The girls from St. Clare Centre for Girls are actively involved in several competitions once again. Mr. Kaberia, the Deputy Principal, composed and directed the choral verse that the girls recited in Swahili. These drama festivals are tough because St. Clare competes with school that invest so much in terms of costumes, backdrops and professional trainers. And yet, the St. Clare girls earned third place. In addition, several other girls presented a Giriama cultural dance in the district drama festivals this past February. They too took third place. (Madam Sarah, St. Clare’s administrator, is the one who taught the girls this dance.)
The 2014 Lenten Campaign was a great success, bringing in $16,000.00 for sustainable agriculture for St. Clare Centre for Girls. Making crop production sustainable at St. Clare is one of Father Riwa’s priorities. Ingeniously, Father looks at all the stalks (maize, tomatoes, squash, etc.) that are left over after the harvest. Because stalks always remain, Father has taken to getting a “second harvest” from them. He and his staff grind up all the stalks to create a type of flour. Right now this is being done by hand. Eventually, Father hopes to purchase a regular small mill to grind these remnants into flour. With some of this, they feed the pigs, but also create small pellets for food for the fish fingerlings. With no waste, crops are grown to feed the children, and flour is a by-product that keeps the pigs and fish fed. It is a win-win situation.
Again this year, Truda Dearie Frekko (one of Sue Ozar’s college friends) and her grandchildren decided to do a lemonade stand to benefit the girls at St Clare Centre for Girls. Because the venture was so successful in 2013, Truda’s grandchildren were excited to repeat their project. Setbacks aside (rain every day), they caught a lucky break when the weather drastically improved. The grandchildren had so much fun with their lemonade stand, which included meeting many interesting people who stopped by. When the lemonade drinkers saw a poster of the St. Clare girls, many of them opened up their wallets. Landscape crews on their way home from work stopped and enjoyed the lemonade with the children. Raising $100.00, Truda’s grandchildren had fun and benefited St. Clare Centre at the same time.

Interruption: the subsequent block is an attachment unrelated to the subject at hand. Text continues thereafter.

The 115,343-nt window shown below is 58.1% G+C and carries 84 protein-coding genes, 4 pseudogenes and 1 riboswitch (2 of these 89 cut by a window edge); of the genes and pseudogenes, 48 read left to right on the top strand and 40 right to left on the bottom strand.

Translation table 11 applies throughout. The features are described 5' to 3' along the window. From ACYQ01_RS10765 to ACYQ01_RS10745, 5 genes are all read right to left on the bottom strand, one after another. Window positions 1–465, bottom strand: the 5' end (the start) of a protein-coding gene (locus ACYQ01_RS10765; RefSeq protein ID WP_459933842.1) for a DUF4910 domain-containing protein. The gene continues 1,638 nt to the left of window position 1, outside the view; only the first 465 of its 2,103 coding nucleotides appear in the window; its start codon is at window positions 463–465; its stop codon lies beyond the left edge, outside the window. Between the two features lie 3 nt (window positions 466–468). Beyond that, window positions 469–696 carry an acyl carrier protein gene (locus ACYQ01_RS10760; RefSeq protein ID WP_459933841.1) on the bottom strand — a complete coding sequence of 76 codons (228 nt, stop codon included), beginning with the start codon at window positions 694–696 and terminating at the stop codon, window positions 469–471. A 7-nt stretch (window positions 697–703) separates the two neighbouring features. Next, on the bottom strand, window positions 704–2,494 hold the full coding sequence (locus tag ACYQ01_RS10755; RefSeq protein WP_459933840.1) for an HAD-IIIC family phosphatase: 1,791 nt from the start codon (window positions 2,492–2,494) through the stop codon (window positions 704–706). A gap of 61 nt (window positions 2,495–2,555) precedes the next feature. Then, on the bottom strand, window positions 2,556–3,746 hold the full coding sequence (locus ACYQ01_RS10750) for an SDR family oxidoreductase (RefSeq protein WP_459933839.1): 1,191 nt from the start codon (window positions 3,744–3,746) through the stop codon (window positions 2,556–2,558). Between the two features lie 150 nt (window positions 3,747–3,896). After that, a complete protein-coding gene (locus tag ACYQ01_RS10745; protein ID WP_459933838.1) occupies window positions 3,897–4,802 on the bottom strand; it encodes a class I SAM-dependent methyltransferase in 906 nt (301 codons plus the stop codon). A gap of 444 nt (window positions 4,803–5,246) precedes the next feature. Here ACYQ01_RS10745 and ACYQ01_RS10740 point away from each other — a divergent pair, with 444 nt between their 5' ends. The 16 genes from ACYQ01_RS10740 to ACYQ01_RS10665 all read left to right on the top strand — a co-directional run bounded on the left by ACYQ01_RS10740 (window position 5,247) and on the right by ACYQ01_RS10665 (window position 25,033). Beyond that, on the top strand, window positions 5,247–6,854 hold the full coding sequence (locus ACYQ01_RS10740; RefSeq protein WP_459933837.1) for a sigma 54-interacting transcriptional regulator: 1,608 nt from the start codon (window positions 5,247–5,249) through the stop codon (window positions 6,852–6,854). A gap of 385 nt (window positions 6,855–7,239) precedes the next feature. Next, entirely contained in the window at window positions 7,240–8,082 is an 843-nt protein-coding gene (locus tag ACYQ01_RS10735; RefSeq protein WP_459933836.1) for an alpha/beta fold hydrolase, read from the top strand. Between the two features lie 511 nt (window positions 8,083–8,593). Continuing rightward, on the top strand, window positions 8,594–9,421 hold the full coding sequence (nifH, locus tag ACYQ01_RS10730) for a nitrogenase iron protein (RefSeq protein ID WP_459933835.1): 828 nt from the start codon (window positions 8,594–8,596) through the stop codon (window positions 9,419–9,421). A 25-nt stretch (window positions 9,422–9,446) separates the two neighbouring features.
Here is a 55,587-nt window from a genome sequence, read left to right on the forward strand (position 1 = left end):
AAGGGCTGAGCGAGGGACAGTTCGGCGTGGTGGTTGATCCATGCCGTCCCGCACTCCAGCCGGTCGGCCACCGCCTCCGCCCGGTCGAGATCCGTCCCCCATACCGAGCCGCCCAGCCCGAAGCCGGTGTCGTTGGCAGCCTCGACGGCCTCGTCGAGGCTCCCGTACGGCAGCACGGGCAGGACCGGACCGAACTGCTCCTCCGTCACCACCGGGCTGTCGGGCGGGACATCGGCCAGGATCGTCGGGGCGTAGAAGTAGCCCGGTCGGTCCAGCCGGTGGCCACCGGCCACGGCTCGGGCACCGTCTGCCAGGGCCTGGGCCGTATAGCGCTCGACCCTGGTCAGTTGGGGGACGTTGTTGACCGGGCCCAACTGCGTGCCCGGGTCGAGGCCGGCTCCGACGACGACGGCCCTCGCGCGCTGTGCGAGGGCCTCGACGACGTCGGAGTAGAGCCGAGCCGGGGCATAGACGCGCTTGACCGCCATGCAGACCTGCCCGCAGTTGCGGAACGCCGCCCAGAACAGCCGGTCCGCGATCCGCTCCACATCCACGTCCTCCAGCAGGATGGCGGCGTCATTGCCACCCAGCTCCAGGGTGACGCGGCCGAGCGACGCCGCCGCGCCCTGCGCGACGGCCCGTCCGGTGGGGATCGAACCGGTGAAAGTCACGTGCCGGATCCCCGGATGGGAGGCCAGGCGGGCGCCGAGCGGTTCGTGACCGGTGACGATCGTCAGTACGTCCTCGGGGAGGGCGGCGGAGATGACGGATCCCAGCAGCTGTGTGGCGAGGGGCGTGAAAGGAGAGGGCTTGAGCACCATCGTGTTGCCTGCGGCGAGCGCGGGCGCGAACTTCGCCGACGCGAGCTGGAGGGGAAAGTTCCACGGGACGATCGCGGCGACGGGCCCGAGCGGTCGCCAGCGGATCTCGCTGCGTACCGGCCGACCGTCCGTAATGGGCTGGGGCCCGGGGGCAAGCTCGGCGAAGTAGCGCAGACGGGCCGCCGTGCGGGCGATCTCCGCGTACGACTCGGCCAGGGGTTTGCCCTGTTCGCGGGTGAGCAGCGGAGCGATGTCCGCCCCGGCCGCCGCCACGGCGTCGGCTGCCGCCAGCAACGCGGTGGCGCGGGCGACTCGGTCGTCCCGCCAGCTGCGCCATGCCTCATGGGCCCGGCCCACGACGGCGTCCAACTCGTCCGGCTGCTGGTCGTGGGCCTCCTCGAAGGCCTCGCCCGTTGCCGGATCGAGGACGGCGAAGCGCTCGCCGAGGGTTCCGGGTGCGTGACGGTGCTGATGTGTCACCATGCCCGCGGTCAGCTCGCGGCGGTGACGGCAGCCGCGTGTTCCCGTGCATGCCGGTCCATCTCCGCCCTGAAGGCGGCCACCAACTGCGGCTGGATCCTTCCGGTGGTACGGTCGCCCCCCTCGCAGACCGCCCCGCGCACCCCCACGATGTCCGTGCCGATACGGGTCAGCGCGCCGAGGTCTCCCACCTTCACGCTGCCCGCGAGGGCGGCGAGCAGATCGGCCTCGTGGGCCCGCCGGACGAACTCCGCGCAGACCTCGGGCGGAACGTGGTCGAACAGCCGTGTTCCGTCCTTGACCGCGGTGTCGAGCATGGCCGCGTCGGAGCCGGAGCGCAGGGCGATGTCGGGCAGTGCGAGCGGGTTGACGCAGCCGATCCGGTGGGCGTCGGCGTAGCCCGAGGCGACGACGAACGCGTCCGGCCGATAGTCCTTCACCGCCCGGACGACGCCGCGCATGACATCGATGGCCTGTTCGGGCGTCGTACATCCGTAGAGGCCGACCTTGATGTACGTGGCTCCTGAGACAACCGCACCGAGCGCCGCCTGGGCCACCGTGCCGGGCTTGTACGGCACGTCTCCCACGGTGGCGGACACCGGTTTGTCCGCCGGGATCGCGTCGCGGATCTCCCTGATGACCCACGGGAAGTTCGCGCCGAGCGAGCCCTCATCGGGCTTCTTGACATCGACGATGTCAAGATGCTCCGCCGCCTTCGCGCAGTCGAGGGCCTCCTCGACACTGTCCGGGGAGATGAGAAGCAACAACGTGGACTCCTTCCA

Earlier this summer, Bud and Sue Ozar traveled once again to the Diocese of Johnstown, Pennsylvania to speak to folks there about St. Clare Centre for Girls. On this trip, they spoke at Resurrection Parish in Johnstown. Resurrection is a parish that was created six years ago when six ethnic parishes were combined. The parish now includes Irish, German, Polish, Croatian, Slovak and Hungarian parishioners who ancestors came to Pennsylvania to work in the steel mills in the 1800s. Once again the people of Pennsylvania were open to hearing about St. Clare Centre and also offering financial support. Asante Johnstown-ers for your care and support of the wonderful St. Clare girls.
During their visit to St. Clare Centre for Girls in February 2014, Bud Ozar and Rich Horrigan spent time seeing the tilapia ponds and other fishponds Father Riwa has developed with Friends of Kenyan Orphans’ support. Bud and Rich were pleased to see that over 90% of the ponds are highly successful. In addition, Father is using two of the ponds to experiment with catfish. These fish grow fast and are large. As a result, Father uses the fish to feed the girls as well as selling some in the local markets. With the funds he generates, Father is able to buy other foods that he is unable to grow. Bud and Rich also spent some time visiting the on-site greenhouses at St. Clare. In these greenhouses different kinds of vegetables are growing which are then used to enhance the diets of the girls at St. Clare. Finally, they walked in the gardens where bananas, mangos and paw paws are also growing well. Many of the mangos the girls eat come from the tree, which is the original spot where Father first began helping Meru’s street children.